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How Kaavya Viswanathan got wild, stole a book, and got a career

Stuff like this can be frustrating for aspiring writers (a group that includes many, if not most, active bloggers.)

How Opal Mehta Got Kissed, Got Wild, and Got A Life is the first novel of Kaavya Viswanathan, a Harvard sophomore.

The book was well received, and even made it into the New York Times bestseller list. Now, however, some disturbing similarities to a 2001 novel called Sloppy Firsts, by Megan McCafferty (isn't that a great title, by the way?) have been unearthed by the Harvard Crimson.

It's interesting that the MSNBC article about Ms. Viswanathan runs two whole pages without once mentioning the word "plagiarism," or any form thereof. One wonders why, since many of the "similarities" with McCafferty's book are, well, pretty damned similar. Here are some examples.

On page 213 of McCafferty’s book: “He was invading my personal space, as I had learned in Psych. class, and I instinctively sunk back into the seat. That just made him move in closer. I was practically one with the leather at this point, and unless I hopped into the backseat, there was nowhere else for me to go.”

On page 175 of Viswanathan’s book: “He was definitely invading my personal space, as I had learned in Human Evolution class last summer, and I instinctively backed up till my legs hit the chair I had been sitting in. That just made him move in closer, until the grommets in the leather embossed the backs of my knees, and he finally tilted the book toward me.”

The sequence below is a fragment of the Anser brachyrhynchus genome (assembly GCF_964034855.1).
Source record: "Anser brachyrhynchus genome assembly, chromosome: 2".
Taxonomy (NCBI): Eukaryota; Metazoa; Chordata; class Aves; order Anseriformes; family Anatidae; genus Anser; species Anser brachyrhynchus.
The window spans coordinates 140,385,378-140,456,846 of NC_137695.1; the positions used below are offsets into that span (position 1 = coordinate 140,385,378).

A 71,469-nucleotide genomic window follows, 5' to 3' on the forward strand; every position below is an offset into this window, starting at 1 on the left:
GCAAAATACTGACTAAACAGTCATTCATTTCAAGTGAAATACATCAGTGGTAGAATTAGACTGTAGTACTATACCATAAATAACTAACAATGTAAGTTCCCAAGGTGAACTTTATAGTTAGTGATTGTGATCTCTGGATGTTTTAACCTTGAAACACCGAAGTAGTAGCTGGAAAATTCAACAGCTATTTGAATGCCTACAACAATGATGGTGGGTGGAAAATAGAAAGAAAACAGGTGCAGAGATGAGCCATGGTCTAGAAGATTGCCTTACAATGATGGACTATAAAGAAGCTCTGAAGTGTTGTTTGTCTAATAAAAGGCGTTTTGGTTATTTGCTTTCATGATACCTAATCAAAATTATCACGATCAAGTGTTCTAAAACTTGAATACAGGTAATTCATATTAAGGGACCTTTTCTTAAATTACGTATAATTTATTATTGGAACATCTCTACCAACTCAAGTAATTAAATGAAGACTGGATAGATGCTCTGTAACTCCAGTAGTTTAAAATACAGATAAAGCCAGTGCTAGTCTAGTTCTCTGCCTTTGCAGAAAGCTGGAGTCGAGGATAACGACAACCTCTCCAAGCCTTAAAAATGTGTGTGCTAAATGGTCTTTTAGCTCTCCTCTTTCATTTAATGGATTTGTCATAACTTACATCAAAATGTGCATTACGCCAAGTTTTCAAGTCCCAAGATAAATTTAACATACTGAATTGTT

Here's another:

McCafferty’s novel, page 23: “Though I used to see him sometimes at Hope’s house, Marcus and I had never, ever acknowledged each other’s existence before. So I froze, not knowing whether I should (a) laugh (b) say something (c) ignore him and keep on walking.”

Viswanathan’s novel, page 49: “Though I had been to school with him for the last three years, Sean Whalen and I had never acknowledged each other’s existence before. I froze, unsure of (a) what he was talking about and (b) what I was supposed to do about it.”

There are more examples in the article. Dan Brown was sued for much less.

My first reaction to reading this was to wonder what the hell Viswanathan was thinking. How do these people think they can get away with this kind of thing in today's world? But upon further reflection, I realized she did get away with it. She's got a bestselling book and a multi-book contract. She's already sold the movie rights to this novel, and now she's getting tons more publicity. There's a moral in here somewhere, but I'm damned if I know what it is.



I wonder what book she'll steal next?

Oh, how was your vacay?

Innocent until proven guilty and all that, but it's also possible that she hired someone to ghost write the book, and then _they_ cribbed from the previous work.

Also, that advance and contract won't mean much if the publisher decides to sue her.

Wouldn't it be funny if the book turned out to be ghostwritten by...Megan McCafferty?